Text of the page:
, the Polish diner with the Gothic-looking sign on First Avenue in the East Village, has served its last pierogi, posting a goodbye note to its fans:

I am sorry to announce that on this Christmas Eve Polonia will be closing its doors permanently. We would like to thank all of our amazing customers who have supported us this quarter of a century. As all good things, Polonia's time has come to an end. It is time for new ventures. Keep your ears open for NYC Pierogi Factory. And again... Thank You!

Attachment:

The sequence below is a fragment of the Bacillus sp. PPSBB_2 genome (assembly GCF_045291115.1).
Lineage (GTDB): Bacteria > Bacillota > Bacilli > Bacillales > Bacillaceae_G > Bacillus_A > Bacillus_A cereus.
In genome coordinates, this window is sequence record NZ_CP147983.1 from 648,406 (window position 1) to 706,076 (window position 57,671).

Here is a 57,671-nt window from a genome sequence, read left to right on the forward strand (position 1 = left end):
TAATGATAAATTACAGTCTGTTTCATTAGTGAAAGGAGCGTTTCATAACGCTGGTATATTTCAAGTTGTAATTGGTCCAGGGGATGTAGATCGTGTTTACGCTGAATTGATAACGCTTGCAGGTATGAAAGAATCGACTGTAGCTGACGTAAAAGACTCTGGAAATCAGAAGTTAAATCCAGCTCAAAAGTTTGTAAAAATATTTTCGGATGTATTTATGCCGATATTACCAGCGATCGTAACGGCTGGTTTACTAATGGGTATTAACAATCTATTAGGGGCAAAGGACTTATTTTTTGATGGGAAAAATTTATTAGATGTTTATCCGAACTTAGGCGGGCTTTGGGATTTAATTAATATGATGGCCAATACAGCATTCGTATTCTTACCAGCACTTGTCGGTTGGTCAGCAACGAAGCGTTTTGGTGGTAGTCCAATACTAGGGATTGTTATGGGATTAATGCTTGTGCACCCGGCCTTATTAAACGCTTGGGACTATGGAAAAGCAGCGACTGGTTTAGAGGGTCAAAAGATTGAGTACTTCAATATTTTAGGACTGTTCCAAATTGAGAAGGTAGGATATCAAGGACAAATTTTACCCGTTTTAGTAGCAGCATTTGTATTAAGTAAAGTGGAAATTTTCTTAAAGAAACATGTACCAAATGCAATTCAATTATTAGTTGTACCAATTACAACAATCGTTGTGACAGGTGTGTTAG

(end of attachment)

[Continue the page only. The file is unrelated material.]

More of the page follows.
The shutter comes barely a year after 22 year-old Paul Jurczyk bought the restaurant from his parents, who opened it in 1989, and brought in a new chef to revamp the menu and attract a younger crowd. The new business plan, perhaps unsurprisingly, didn't sit well with many longtime customers, who lambasted the younger Jurczyk after an interview he did with EV Grieve last year.

One possibility is that the landlord raised the rent. We're curious to see exactly what this "Pierogi Factory" turns out to be—is there room for two food factories in one neighborhood? Only time will tell, but good thing you can still get your kielbasa and blintzes at Veselka 24 hours a day.